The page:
1848 Daguerreotype of Edgar Allan Poe at 39, a year before his death (Photo credit: Wikipedia)
Although she is a classy, gorgeous woman, I am not sure that she would be Poe’s type. Stevie Nicks might well be too strong and independent for the old-fashioned American Romantic, though I think he might have loved her in the recent season of American Horror Story Coven, where she played “herself in a universe where Stevie Nicks is an actual witch.”
But today Stevie and Eddy join forces to bring us this week’s Thursday Love Poem, a feature based on the quirky poem by Edna St. Vincent Millay called “Thursday.” In that flagship post I said that a Thursday Poem has “got to be a bit unconventional. No Hallmark cards of course. . . Here I want to share something different, off center, unexpected, something that resonates, though it doesn’t fit the traditional love poem mold.”
Poe’s “Annabel Lee” somehow manages to fit that definition, despite its traditional ballad-like form, and themes of love and death. How so? Well, depending on how one reads this poem it’s really downright creepy, and satisfyingly beautiful at the same time.
The photo we have of Poe here was taken in the year before his death which is the same year in which it is believed that he wrote “Annabel Lee.” Our friend, the poet, well he had a thing for both death and beauty. In fact, the two went hand in hand for him. It’s been speculated and debated time and again if poems like “Anabel Lee” were in fact based in reality. I can only say that the emotions of the poem seem real. Whether based on the tuberculous death of his young bride Virginia or not, the material for inspiration was certainly abundant in Poe’s life.
In his essay “Philosophy of Composition” in reference to his themes and methods in the writing of his poem “The Raven,” Poe asserted, “Melancholy is thus the most legitimate of all the poetical tones.” If you have the patience to read the essay for yourself, and if you are inclined to believe that he was being honest, and not merely making up the method after the fact, you might understand, or at least forgive him for, his insistence that the death of a beautiful woman was the “most poetic topic in the world.”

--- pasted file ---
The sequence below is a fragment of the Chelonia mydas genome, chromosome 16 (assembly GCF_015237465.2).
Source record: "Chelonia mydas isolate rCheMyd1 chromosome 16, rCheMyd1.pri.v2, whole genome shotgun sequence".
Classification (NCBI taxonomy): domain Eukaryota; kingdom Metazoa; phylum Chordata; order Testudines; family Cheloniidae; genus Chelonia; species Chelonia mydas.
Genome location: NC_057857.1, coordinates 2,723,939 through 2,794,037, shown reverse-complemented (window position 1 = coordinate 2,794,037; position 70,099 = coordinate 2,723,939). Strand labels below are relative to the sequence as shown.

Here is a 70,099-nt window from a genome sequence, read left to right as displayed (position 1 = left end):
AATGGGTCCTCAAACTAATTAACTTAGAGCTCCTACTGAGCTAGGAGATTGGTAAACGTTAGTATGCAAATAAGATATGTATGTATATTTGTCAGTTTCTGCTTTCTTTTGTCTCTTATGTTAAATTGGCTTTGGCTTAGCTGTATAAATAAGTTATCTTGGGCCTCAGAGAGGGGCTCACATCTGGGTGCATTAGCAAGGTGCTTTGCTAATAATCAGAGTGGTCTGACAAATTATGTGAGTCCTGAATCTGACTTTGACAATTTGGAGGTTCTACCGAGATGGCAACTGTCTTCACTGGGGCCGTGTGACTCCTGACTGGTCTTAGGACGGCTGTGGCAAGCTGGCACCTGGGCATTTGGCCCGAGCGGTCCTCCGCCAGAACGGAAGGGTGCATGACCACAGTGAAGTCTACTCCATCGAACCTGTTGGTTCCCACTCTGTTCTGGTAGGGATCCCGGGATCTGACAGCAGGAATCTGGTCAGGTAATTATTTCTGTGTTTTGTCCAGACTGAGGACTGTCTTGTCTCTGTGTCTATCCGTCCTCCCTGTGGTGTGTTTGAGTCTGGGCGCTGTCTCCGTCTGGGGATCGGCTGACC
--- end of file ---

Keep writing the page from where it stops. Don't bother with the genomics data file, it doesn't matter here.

I asked myself — “Of all melancholy topics, what, according to the universal understanding of mankind, is the most melancholy?” Death — was the obvious reply. “And when,” I said, “is this most melancholy of topics most poetical?” From what I have already explained at some length, the answer, here also, is obvious — “When it most closely allies itself to Beauty: the death, then, of a beautiful woman is, unquestionably, the most poetical topic in the world — and equally is it beyond doubt that the lips best suited for such topic are those of a bereaved lover.”
And why not the death of a beautiful man? Or the death of a child, or a parent, or a beautiful idea? A beautiful and well-loved dog, or planet? Well, setting aside discussions of misogyny and sexism for the moment, I don’t want to be too hard on him, knowing that he, like most of us, was at least in part a product of his own experience, and projecting that experience onto the larger world is not uncommon. In fact, perhaps this is how we find universal meaning in the particulars. In any case, Poe had lost women in his life, mothers and lovers, figuratively and literally, in courtship and in death. It’s an interesting topic to research (as usual there are great sources in those links).
I confess “Annabel Lee” is probably my favorite of the “Dead Bride” poems, with its archaic fairy tale-feel, young romantic love, celestial jealousies, tragedy and sense of the macabre. I remember in middle school wondering how literally we could take the lines at the end about lying down with his love in her sepulcher by the sea. Is it any wonder that Poe becomes popular with the emotional goth and emo kids?
I think that he would be pleased though that much of why I find the poem so beautiful springs from the poem’s form. There is an excellent analysis of Poe’s technique in this work on KHarger.com. The rhyme, meter, repetition all build the framework for this particular version of his favorite theme, and Harger explicates it exceedingly well. I encourage you to read it.
Poe, a champion of the “Art for art’s sake” creed, believed that poetry should be song-like in its aesthetics, and as such I suspect he would be tickled to hear how Stevie Nicks put his poem to music in her 2011 album In Your Dreams. He might be miffed about the dropping of one entire stanza, the poetic and specific term seraphim being dropped for the more general word “angels,” and the omission of the word chilling in the line “Chilling and killing my Annabel Lee.” But overall I think he would be in the audience, beaming with pride and applauding if he could see and hear Stevie in concert.
In keeping with my tendencies to be a night owl, and since I have not yet gone to bed, and since I started this post well before the witching hour, it is still, in spirit at least, Thursday Poem territory.
Often in a post like this I copy the the full text below the video, but to keep the formatting the way Poe intended it, and to point you toward a wonderful resource, click here for the full text of “Annabel Lee” at The Poetry Foundation.
Stevie Nicks – Annabel Lee from Mister VJ on Vimeo.